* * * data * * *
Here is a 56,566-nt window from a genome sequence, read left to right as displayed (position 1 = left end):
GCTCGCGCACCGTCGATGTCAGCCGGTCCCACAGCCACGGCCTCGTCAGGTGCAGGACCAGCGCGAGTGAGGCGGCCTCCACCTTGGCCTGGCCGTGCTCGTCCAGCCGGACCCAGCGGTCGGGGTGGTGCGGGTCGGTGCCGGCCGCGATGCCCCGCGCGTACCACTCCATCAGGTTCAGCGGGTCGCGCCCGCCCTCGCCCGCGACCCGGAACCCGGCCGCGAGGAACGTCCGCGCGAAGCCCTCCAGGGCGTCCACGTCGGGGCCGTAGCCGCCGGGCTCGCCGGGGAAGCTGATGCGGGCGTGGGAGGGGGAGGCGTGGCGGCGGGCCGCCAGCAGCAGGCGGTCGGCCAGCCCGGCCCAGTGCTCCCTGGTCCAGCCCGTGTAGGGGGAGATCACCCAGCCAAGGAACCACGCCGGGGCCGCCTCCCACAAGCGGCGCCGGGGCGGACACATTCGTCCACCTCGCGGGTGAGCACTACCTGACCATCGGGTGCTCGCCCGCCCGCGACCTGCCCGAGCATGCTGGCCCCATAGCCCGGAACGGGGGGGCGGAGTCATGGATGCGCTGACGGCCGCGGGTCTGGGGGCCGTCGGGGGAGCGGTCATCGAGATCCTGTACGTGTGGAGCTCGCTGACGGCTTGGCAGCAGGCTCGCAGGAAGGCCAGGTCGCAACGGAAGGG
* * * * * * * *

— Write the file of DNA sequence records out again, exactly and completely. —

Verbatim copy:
Here is a 56,566-nt window from a genome sequence, read left to right as displayed (position 1 = left end):
GCTCGCGCACCGTCGATGTCAGCCGGTCCCACAGCCACGGCCTCGTCAGGTGCAGGACCAGCGCGAGTGAGGCGGCCTCCACCTTGGCCTGGCCGTGCTCGTCCAGCCGGACCCAGCGGTCGGGGTGGTGCGGGTCGGTGCCGGCCGCGATGCCCCGCGCGTACCACTCCATCAGGTTCAGCGGGTCGCGCCCGCCCTCGCCCGCGACCCGGAACCCGGCCGCGAGGAACGTCCGCGCGAAGCCCTCCAGGGCGTCCACGTCGGGGCCGTAGCCGCCGGGCTCGCCGGGGAAGCTGATGCGGGCGTGGGAGGGGGAGGCGTGGCGGCGGGCCGCCAGCAGCAGGCGGTCGGCCAGCCCGGCCCAGTGCTCCCTGGTCCAGCCCGTGTAGGGGGAGATCACCCAGCCAAGGAACCACGCCGGGGCCGCCTCCCACAAGCGGCGCCGGGGCGGACACATTCGTCCACCTCGCGGGTGAGCACTACCTGACCATCGGGTGCTCGCCCGCCCGCGACCTGCCCGAGCATGCTGGCCCCATAGCCCGGAACGGGGGGGCGGAGTCATGGATGCGCTGACGGCCGCGGGTCTGGGGGCCGTCGGGGGAGCGGTCATCGAGATCCTGTACGTGTGGAGCTCGCTGACGGCTTGGCAGCAGGCTCGCAGGAAGGCCAGGTCGCAACGGAAGGG